Since Amazon’s Prime was launched 9 years ago, the $79 price tag has not risen even though order and shipping costs have increased by quite a bit– shifting the profit from $65 to $34 per user per year. This has all changed with the announcement that Amazon is increasing the cost of the program by $20, or 25 percent, to $99.
Amazon has been recently bulking up their entertainment offerings to become a more direct competitor to Netflix, securing exclusive streaming rights to major TV shows and films. CFO of Amazon,Tom Szkutak denies however that the costs of licensing were a reason why the price would increase.
“Certainly video, Prime Instant Video we are investing [in] very heavily, and so those are certainly costly. Those aren’t the reasons for the price increases that we’re contemplating,” said Szkutak in a January earnings call.
Prime users are big spenders, shelling out an average of $1500 a year as compared to non-Prime users who spend $500. Analyst Carlos Kirjner of Bernstein Research sees the price increase as a positive move for Amazon and doesn’t expect too many Prime memberships to fall off the wagon.
“Amazon would come out ahead if a price increase led to a defection of fewer than 50 percent of Prime users,” said Kirjner.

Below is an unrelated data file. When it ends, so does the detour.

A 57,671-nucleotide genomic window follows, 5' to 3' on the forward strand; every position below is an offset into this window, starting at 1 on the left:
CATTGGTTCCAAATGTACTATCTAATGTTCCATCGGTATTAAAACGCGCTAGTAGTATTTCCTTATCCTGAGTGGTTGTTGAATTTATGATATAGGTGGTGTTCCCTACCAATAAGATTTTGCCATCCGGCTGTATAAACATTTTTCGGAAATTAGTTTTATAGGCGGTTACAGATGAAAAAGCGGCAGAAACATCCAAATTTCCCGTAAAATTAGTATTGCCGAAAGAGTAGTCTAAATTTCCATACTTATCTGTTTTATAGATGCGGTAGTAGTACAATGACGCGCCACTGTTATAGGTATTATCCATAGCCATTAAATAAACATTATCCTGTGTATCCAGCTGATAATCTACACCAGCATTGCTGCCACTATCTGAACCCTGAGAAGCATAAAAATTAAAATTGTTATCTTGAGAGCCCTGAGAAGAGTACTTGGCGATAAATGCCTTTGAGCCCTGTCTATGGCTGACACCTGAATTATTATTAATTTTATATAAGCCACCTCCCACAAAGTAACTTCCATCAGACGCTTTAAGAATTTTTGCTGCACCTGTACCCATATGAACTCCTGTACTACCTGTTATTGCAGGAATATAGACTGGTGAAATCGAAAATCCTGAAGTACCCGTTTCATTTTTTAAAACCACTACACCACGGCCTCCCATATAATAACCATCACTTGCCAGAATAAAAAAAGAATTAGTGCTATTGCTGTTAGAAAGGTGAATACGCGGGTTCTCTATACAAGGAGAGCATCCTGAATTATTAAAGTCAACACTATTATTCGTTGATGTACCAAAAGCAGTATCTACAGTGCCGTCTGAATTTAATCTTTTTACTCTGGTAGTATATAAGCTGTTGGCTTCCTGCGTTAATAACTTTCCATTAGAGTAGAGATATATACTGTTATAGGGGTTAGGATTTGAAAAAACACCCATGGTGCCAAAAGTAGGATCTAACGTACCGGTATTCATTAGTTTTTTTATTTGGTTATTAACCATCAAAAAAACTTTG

Kirjner could very well be right. We crunched the numbers to find out the sentiment on Twitter, blogs, news and forums about Amazon’s initiative to find that only 5 percent of folks talking about this change are upset. Even more surprising, 45 percent were actually happy about the price increase. If this directly translates into membership retention, the future bodes very well for Amazon and their shareholders.
Prime members are receiving an email notifying them of their renewal date, when the price amps up to the full $99 but in the meantime, Prime offerings remain the same. Non-Prime members have a week to join before paying the higher price. Students will pay just $49 and Amazon’s new Prime Fresh will continue to charge $299.